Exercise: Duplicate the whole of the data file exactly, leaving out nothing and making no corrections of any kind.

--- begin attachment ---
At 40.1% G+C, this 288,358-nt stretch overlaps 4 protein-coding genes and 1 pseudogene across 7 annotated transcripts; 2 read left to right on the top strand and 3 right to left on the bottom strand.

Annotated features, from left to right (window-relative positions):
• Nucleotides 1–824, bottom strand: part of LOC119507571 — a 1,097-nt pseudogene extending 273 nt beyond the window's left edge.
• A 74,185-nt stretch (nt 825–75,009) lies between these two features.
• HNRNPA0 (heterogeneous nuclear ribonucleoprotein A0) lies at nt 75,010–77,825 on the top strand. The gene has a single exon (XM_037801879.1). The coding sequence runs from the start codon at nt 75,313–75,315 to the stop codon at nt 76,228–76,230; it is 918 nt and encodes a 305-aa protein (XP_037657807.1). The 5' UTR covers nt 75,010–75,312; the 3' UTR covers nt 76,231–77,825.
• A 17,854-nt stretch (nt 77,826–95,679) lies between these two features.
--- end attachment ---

At 40.1% G+C, this 288,358-nt stretch overlaps 4 protein-coding genes and 1 pseudogene across 7 annotated transcripts; 2 read left to right on the top strand and 3 right to left on the bottom strand.

Annotated features, from left to right (window-relative positions):
• Nucleotides 1–824, bottom strand: part of LOC119507571 — a 1,097-nt pseudogene extending 273 nt beyond the window's left edge.
• A 74,185-nt stretch (nt 825–75,009) lies between these two features.
• HNRNPA0 (heterogeneous nuclear ribonucleoprotein A0) lies at nt 75,010–77,825 on the top strand. The gene has a single exon (XM_037801879.1). The coding sequence runs from the start codon at nt 75,313–75,315 to the stop codon at nt 76,228–76,230; it is 918 nt and encodes a 305-aa protein (XP_037657807.1). The 5' UTR covers nt 75,010–75,312; the 3' UTR covers nt 76,231–77,825.
• A 17,854-nt stretch (nt 77,826–95,679) lies between these two features.